At least 90 firefighters are working tirelessly to extinguish the flames before the outbreak can spread any further. Firefighting planes, helicopters, along with numerous fire engines and tankers have been scrambled to help battle the blaze, which is spreading rapidly across the dry grasslands in the area. An eyewitness video shows the nightmare unfolding.

High temperatures in recent days rendered conditions perfect for such a bushfire to break out and the nearby highway Route 259 was closed temporarily as flames encroached on that main transport artery.


Global crop failures continue: In Australia this is going to be the WORST HARVEST ever recorded

Australia on a globe
Global food production is being hit from seemingly every side. Thanks to absolutely crazy weather patterns, giant locust armies in Africa and the Middle East, and an unprecedented outbreak of African Swine Fever in China, a lot less food is being produced around the world than originally anticipated. Even during the best of years we really struggle to feed everyone on the planet, and so a lot of people are wondering what is going to happen as global food supplies become tighter and tighter. The mainstream media in the United States is so obsessed with politics right now that they haven't been paying much attention to this emerging crisis, but the truth is that this growing nightmare is only going to intensify in the months ahead.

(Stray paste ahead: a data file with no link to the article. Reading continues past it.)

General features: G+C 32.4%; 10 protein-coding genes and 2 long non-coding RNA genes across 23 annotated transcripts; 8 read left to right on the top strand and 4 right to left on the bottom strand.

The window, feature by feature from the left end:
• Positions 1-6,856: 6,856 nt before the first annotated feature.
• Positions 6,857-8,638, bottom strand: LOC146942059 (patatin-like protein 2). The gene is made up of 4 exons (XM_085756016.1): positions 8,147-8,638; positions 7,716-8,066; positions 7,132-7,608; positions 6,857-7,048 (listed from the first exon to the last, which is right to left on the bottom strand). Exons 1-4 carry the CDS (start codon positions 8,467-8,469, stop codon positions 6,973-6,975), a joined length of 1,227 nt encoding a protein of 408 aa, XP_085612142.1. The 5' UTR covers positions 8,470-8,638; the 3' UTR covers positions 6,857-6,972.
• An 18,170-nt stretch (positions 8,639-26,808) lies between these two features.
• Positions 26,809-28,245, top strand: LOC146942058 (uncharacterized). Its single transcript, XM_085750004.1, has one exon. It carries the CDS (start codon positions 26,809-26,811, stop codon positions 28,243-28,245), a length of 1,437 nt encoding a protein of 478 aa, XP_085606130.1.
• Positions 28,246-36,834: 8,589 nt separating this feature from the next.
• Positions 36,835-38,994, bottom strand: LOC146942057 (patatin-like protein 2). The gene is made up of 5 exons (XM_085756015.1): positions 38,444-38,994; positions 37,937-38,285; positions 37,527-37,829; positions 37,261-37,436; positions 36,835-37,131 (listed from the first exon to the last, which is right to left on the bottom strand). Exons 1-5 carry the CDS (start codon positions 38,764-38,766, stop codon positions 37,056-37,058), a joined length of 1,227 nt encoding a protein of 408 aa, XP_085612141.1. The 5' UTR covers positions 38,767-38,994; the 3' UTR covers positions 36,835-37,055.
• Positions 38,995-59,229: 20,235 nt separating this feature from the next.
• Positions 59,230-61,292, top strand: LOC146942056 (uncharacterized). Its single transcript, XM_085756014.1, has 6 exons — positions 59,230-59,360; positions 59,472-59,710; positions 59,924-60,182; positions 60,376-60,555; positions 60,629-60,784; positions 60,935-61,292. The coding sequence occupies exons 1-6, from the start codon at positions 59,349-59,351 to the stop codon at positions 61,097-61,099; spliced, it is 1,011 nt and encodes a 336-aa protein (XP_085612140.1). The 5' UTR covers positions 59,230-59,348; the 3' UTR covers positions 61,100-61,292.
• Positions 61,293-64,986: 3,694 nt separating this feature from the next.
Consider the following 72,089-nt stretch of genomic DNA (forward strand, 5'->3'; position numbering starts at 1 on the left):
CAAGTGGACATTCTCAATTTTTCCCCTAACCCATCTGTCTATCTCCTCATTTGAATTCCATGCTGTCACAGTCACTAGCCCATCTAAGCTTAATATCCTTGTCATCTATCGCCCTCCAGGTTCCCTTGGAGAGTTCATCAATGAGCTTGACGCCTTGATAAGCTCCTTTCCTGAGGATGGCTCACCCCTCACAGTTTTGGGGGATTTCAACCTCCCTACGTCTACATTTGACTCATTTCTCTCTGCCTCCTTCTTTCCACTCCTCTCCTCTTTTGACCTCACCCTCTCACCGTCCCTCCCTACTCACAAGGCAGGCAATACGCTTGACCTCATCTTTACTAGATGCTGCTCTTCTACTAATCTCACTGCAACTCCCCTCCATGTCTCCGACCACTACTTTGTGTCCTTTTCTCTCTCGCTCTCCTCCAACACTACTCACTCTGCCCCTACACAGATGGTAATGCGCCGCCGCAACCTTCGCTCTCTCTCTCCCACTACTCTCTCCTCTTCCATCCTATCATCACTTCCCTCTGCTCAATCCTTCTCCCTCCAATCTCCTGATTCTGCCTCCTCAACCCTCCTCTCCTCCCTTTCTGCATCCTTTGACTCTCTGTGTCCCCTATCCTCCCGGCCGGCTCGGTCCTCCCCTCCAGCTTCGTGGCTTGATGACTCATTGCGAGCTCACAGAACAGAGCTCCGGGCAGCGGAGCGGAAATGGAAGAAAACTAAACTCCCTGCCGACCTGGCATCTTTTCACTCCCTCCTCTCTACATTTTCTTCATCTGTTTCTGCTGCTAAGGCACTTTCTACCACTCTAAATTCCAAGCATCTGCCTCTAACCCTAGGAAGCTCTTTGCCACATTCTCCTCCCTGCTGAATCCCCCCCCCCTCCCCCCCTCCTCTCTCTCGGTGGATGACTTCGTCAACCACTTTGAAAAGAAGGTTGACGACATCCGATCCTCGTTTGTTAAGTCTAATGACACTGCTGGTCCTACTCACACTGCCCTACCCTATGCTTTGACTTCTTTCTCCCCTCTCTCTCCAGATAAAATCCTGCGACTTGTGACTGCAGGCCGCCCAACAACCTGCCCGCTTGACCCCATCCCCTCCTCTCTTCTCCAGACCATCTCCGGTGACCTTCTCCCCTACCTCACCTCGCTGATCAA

In Australia, conditions have been extremely hot and extremely dry, and that helped to fuel the horrific wildfires that we recently witnessed.

And everyone knew that agricultural production in Australia was going to be disappointing this year, but it turns out that it is actually going to be the worst ever recorded...
Australia's hottest and driest year on record has slashed crop production, with summer output expected to fall to the lowest levels on record, according to official projections released Tuesday.

The country's agriculture department said it expects production of crops like sorghum, cotton and rice to fall 66 percent — the lowest levels since records began in 1980-81.

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Arrow Up